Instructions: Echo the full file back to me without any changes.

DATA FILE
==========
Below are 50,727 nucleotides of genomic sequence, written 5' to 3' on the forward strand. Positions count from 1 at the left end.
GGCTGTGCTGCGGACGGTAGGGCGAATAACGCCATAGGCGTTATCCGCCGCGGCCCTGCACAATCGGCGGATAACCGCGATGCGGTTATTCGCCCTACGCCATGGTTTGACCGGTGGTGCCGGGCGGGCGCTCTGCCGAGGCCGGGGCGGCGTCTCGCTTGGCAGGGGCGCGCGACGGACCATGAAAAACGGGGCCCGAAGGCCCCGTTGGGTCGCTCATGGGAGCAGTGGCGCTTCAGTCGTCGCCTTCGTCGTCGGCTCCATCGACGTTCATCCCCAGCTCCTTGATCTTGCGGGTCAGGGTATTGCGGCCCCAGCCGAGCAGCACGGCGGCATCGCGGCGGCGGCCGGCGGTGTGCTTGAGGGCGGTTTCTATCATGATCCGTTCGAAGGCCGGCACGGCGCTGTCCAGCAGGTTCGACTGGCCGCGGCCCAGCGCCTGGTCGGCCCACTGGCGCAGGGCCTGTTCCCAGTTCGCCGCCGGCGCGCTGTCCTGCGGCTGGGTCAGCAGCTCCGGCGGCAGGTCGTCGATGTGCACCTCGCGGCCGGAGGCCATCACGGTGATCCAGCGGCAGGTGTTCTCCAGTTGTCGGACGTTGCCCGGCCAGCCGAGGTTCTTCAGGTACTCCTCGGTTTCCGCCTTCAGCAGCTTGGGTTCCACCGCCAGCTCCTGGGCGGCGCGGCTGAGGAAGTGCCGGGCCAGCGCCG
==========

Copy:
Below are 50,727 nucleotides of genomic sequence, written 5' to 3' on the forward strand. Positions count from 1 at the left end.
GGCTGTGCTGCGGACGGTAGGGCGAATAACGCCATAGGCGTTATCCGCCGCGGCCCTGCACAATCGGCGGATAACCGCGATGCGGTTATTCGCCCTACGCCATGGTTTGACCGGTGGTGCCGGGCGGGCGCTCTGCCGAGGCCGGGGCGGCGTCTCGCTTGGCAGGGGCGCGCGACGGACCATGAAAAACGGGGCCCGAAGGCCCCGTTGGGTCGCTCATGGGAGCAGTGGCGCTTCAGTCGTCGCCTTCGTCGTCGGCTCCATCGACGTTCATCCCCAGCTCCTTGATCTTGCGGGTCAGGGTATTGCGGCCCCAGCCGAGCAGCACGGCGGCATCGCGGCGGCGGCCGGCGGTGTGCTTGAGGGCGGTTTCTATCATGATCCGTTCGAAGGCCGGCACGGCGCTGTCCAGCAGGTTCGACTGGCCGCGGCCCAGCGCCTGGTCGGCCCACTGGCGCAGGGCCTGTTCCCAGTTCGCCGCCGGCGCGCTGTCCTGCGGCTGGGTCAGCAGCTCCGGCGGCAGGTCGTCGATGTGCACCTCGCGGCCGGAGGCCATCACGGTGATCCAGCGGCAGGTGTTCTCCAGTTGTCGGACGTTGCCCGGCCAGCCGAGGTTCTTCAGGTACTCCTCGGTTTCCGCCTTCAGCAGCTTGGGTTCCACCGCCAGCTCCTGGGCGGCGCGGCTGAGGAAGTGCCGGGCCAGCGCCG